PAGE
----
Japan does not consider climate change to be much of a social issue. Even after the three weather-linked catastrophes which took place recently, there isn’t much talk, in the political spectrum, about how climate change added to them. Left-leaning crowds in the U.S. and Europe ask for prompt action to lessen the impacts of climate change, which according to them is a consequence of the human activity. On the other hand, right-leaning individuals not only refuse to acknowledge human impact, but they also question the legitimacy of climate change.
Kohei Saito, associate professor at the Osaka City University took part in a discussion reported on the 23rd of October on the Aera Dot website. She stated how a reason Japan has yet to acknowledge the persisting issue of climate change is that the average individual in Japan has not been affected by it yet, in spite of weather-linked catastrophes increasing in number and intensity both.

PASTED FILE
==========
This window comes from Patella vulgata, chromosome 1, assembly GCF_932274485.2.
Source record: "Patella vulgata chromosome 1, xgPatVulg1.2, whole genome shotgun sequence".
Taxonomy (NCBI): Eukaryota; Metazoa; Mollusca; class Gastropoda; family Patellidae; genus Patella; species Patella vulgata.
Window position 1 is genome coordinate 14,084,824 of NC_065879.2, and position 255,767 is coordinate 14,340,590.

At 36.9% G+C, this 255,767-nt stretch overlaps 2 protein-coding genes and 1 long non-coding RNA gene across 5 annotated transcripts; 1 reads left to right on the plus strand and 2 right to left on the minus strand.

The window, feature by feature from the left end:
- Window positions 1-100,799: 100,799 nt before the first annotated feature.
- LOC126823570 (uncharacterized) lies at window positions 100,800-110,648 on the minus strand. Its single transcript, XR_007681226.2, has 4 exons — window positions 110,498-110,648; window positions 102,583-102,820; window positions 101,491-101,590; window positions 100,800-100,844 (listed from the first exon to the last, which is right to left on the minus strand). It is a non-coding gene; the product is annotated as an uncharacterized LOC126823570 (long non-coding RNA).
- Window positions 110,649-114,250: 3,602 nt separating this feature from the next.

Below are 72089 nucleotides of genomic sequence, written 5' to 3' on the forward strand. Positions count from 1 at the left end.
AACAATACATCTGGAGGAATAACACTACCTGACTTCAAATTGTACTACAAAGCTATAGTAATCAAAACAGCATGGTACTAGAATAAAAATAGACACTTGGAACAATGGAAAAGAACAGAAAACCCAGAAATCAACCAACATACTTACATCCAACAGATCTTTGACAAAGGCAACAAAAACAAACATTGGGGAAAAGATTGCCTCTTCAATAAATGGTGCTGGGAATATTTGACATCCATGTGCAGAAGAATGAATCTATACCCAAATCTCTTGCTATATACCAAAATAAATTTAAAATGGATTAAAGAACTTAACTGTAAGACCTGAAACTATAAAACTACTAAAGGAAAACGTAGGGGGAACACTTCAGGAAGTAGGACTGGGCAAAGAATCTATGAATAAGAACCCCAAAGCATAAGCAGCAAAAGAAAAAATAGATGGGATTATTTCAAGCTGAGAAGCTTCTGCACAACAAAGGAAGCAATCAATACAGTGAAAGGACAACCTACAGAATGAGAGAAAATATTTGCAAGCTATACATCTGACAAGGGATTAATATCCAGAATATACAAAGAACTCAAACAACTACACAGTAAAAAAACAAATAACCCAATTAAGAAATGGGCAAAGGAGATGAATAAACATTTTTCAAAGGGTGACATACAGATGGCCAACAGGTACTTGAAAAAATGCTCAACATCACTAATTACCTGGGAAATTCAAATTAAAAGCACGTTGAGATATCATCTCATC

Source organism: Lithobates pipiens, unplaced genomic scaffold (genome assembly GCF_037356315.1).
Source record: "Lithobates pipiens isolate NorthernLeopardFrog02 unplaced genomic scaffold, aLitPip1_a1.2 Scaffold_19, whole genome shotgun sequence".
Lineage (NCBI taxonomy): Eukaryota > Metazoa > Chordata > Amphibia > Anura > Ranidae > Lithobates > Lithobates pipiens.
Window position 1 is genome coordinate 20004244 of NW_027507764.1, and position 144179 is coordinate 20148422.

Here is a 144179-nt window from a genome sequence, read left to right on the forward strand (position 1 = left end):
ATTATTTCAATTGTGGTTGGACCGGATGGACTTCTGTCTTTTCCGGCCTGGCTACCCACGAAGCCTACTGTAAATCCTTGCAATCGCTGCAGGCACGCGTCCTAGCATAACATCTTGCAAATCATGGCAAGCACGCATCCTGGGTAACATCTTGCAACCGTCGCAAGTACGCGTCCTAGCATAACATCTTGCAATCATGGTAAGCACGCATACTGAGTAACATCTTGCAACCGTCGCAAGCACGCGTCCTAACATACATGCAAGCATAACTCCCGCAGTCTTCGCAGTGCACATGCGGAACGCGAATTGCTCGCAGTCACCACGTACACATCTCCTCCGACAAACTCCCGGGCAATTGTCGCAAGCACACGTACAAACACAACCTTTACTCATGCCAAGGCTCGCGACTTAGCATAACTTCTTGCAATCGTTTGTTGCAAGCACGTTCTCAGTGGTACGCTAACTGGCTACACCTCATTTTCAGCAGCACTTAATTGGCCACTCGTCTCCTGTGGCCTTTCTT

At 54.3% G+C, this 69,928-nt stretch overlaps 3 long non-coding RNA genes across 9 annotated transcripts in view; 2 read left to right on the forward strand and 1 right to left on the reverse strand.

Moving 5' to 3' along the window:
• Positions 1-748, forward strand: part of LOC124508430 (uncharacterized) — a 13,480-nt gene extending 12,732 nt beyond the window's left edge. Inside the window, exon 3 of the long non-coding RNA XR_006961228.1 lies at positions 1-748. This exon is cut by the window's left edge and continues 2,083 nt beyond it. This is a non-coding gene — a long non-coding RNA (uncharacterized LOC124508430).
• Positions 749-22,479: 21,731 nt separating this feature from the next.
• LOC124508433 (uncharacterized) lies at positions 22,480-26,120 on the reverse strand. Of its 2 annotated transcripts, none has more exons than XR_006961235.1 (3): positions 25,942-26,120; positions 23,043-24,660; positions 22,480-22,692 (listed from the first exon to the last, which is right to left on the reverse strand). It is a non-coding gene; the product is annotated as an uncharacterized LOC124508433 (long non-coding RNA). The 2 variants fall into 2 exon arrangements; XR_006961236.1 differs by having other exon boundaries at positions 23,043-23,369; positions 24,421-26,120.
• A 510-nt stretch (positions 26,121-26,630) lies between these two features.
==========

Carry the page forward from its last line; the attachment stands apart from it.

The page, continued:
The Green New Deal has only recently started gathering momentum in Japan, all thanks to the head and founder of less than a year old Reiwa Shinsengumi, Taro Yamamoto. The Green New Deal is the left-wing populism’s signature proposal. Kohei Saito stated how the complex problems in Japan come under the domain of the elites, who deal with them from the top and make their way downwards.
On the other hand, developing countries are dealing with climate change from the bottom up. This is seen in how grassroots establishments are looking for effective solutions.
Populism works in a similar way. Right-wing populism is linked with charming leaders who work my taking advantage of the general public’s dissatisfactions. On the other hand, left-wing populism deals with the progress of social movements and looking for a leader who helps them get to their goals. Hence, with right-wing populism, the movement tends to die once the leader exits, at least until replaced by another one.
Tags : Japan, Osaka City University, Reiwa Shinsengumi,